In the process of growing up and getting into the rut of our lives, even the best of us tend to leave our beautiful fairytale dreams (not the achieving something in our lives variety) aside and brush them off as silly, immature stuff. That is the reason why the “JK Rowlings” are so few and far between. Most of us prune our imagination to meet societal norms. I face it when I write. I find that my sense of responsibility eats into my fun factor when I write.

An English author of a non English speaking country said during my visit to the literary festival two years ago that when we write children books we must write as children and not as adults writing for children. Unfortunately, this pearl of wisdom came after I painstakingly completed my book of short stories for kids (yet to see the light of day) which was not written as a child and which had a moral. I know that this format is also needed because we do need to teach children right from wrong but it shouldn’t be because that is all we can write.

Knowledge is important but it is a facet of education. Yes, stems are green though the petals may vary in colour. The teacher could have got the children to observe flowers and their green stems but given them the freedom to create different kinds of petals, in a riot of colours. Education is all encompassing and has many dimensions. Education can and should never be limiting. It should broaden our horizons and let us think freely. If our forefathers had no imagination, where would we be? Not everything we envisage will be a success but if we don’t dream beyond set patterns, we will surely stagnate.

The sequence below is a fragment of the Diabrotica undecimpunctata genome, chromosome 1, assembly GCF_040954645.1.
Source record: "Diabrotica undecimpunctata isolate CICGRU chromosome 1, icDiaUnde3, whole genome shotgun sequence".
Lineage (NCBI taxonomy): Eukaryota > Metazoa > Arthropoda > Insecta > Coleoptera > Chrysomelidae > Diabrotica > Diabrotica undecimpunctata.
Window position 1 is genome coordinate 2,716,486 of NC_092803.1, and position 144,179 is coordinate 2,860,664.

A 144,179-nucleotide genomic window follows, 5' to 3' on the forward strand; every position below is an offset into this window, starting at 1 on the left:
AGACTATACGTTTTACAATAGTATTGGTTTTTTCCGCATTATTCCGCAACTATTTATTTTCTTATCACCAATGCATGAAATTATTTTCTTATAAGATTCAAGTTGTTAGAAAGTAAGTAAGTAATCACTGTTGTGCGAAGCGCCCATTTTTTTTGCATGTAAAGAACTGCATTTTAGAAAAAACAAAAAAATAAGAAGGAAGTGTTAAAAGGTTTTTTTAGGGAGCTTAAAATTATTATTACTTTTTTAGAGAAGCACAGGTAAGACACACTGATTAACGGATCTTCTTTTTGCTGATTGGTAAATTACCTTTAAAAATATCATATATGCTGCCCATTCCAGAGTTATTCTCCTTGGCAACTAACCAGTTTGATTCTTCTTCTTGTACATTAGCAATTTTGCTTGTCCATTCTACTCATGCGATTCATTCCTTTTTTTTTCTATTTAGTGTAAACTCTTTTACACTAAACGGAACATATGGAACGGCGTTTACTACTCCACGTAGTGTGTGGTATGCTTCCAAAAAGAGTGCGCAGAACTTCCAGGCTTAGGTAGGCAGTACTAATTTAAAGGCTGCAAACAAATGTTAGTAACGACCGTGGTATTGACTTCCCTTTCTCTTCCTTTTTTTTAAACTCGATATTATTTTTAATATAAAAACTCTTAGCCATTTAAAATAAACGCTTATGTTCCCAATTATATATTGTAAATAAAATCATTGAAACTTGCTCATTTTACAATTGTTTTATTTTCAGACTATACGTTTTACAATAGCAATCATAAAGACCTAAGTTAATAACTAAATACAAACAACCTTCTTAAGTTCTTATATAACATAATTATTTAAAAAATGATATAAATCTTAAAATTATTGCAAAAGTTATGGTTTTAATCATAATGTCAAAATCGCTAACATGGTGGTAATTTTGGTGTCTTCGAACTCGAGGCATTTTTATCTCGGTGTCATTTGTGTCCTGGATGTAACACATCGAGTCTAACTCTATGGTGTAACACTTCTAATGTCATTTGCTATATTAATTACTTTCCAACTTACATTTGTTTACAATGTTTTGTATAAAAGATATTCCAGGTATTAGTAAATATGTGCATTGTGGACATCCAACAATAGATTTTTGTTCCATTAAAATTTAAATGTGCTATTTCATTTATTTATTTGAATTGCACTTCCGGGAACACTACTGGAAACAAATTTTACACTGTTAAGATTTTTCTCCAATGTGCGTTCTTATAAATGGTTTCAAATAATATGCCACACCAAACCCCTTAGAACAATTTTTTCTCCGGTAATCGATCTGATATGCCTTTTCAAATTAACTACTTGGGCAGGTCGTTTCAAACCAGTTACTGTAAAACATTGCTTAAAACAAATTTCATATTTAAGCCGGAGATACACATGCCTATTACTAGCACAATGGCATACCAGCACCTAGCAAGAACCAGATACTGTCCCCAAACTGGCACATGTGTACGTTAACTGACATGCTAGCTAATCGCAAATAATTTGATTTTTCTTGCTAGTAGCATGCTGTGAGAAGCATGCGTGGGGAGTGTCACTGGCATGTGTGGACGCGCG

I have been mulling over this story by Helen Buckley since I read it and I cannot thank her enough for her insight. I thank my friends too who brought this to my attention. If only, I had read it when my kids were little, I may have been more conscious while bringing them up. As parents, we do our best to give our children a wholesome life but sometimes we overlook little things by ensuring that they do what we were told to do. It is never too late though to learn and unlearn-the very reason why the blog is called just that!



  1. I couldnt agree more..... I happen to have witnessed the crushing effect of our restrictive education system first hand.
    My daughter was born with a prodigious talent for numbers. Before she could frame complete sentences she could add any 2 single digit numbers in her head. But when she began school the teachers were having none of that rubbish. They forced her to count on her fingers and slow down the lightning speed of her mental calculations. I wonder sometimes if she would merely be excellent at Math if no one had told her how slow to go....